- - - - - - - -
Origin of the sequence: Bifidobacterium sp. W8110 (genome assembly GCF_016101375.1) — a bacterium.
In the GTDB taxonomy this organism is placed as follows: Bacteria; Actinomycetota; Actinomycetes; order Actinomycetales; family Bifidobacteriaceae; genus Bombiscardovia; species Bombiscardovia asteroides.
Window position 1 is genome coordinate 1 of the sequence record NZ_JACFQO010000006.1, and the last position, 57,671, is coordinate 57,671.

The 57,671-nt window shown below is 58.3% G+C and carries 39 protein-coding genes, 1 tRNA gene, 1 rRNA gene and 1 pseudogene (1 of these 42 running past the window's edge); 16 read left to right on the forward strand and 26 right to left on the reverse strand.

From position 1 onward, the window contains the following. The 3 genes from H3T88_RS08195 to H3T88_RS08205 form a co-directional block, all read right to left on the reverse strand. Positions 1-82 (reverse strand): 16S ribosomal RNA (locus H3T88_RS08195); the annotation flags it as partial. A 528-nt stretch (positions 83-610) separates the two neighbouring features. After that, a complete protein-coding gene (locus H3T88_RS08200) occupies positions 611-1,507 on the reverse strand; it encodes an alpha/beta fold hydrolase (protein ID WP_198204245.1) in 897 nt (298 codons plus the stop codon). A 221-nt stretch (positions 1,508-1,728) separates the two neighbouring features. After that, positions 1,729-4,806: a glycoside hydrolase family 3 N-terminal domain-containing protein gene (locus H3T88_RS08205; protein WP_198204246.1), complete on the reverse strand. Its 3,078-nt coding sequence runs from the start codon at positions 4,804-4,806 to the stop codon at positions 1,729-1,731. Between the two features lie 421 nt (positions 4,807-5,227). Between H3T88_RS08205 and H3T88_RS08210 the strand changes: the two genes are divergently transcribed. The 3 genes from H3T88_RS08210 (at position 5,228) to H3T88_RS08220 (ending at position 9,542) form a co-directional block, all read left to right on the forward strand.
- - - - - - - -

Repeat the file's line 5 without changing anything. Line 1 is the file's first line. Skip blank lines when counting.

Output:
From position 1 onward, the window contains the following. The 3 genes from H3T88_RS08195 to H3T88_RS08205 form a co-directional block, all read right to left on the reverse strand. Positions 1-82 (reverse strand): 16S ribosomal RNA (locus H3T88_RS08195); the annotation flags it as partial. A 528-nt stretch (positions 83-610) separates the two neighbouring features. After that, a complete protein-coding gene (locus H3T88_RS08200) occupies positions 611-1,507 on the reverse strand; it encodes an alpha/beta fold hydrolase (protein ID WP_198204245.1) in 897 nt (298 codons plus the stop codon). A 221-nt stretch (positions 1,508-1,728) separates the two neighbouring features. After that, positions 1,729-4,806: a glycoside hydrolase family 3 N-terminal domain-containing protein gene (locus H3T88_RS08205; protein WP_198204246.1), complete on the reverse strand. Its 3,078-nt coding sequence runs from the start codon at positions 4,804-4,806 to the stop codon at positions 1,729-1,731. Between the two features lie 421 nt (positions 4,807-5,227). Between H3T88_RS08205 and H3T88_RS08210 the strand changes: the two genes are divergently transcribed. The 3 genes from H3T88_RS08210 (at position 5,228) to H3T88_RS08220 (ending at position 9,542) form a co-directional block, all read left to right on the forward strand.